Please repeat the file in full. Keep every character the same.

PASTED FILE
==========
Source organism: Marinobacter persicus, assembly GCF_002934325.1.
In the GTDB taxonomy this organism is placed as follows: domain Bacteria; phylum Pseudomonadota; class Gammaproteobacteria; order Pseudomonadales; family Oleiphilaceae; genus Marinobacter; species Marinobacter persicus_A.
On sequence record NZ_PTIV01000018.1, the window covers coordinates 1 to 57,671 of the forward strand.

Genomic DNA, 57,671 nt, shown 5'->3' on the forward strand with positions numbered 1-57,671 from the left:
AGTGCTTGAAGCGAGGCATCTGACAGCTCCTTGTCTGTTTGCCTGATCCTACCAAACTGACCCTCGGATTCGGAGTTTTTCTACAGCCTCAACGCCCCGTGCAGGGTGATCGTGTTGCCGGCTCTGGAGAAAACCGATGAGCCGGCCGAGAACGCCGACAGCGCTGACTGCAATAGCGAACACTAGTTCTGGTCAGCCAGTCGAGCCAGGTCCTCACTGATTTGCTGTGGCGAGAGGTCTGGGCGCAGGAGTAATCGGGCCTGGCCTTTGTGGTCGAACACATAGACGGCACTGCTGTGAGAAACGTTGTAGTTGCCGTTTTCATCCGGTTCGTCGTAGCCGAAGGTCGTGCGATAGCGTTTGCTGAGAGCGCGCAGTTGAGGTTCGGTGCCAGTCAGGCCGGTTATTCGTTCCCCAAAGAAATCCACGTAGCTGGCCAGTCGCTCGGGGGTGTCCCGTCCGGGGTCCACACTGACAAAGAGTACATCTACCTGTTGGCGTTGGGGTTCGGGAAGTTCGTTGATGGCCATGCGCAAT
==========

Source organism: Marinobacter persicus, assembly GCF_002934325.1.
In the GTDB taxonomy this organism is placed as follows: domain Bacteria; phylum Pseudomonadota; class Gammaproteobacteria; order Pseudomonadales; family Oleiphilaceae; genus Marinobacter; species Marinobacter persicus_A.
On sequence record NZ_PTIV01000018.1, the window covers coordinates 1 to 57,671 of the forward strand.

Genomic DNA, 57,671 nt, shown 5'->3' on the forward strand with positions numbered 1-57,671 from the left:
AGTGCTTGAAGCGAGGCATCTGACAGCTCCTTGTCTGTTTGCCTGATCCTACCAAACTGACCCTCGGATTCGGAGTTTTTCTACAGCCTCAACGCCCCGTGCAGGGTGATCGTGTTGCCGGCTCTGGAGAAAACCGATGAGCCGGCCGAGAACGCCGACAGCGCTGACTGCAATAGCGAACACTAGTTCTGGTCAGCCAGTCGAGCCAGGTCCTCACTGATTTGCTGTGGCGAGAGGTCTGGGCGCAGGAGTAATCGGGCCTGGCCTTTGTGGTCGAACACATAGACGGCACTGCTGTGAGAAACGTTGTAGTTGCCGTTTTCATCCGGTTCGTCGTAGCCGAAGGTCGTGCGATAGCGTTTGCTGAGAGCGCGCAGTTGAGGTTCGGTGCCAGTCAGGCCGGTTATTCGTTCCCCAAAGAAATCCACGTAGCTGGCCAGTCGCTCGGGGGTGTCCCGTCCGGGGTCCACACTGACAAAGAGTACATCTACCTGTTGGCGTTGGGGTTCGGGAAGTTCGTTGATGGCCATGCGCAAT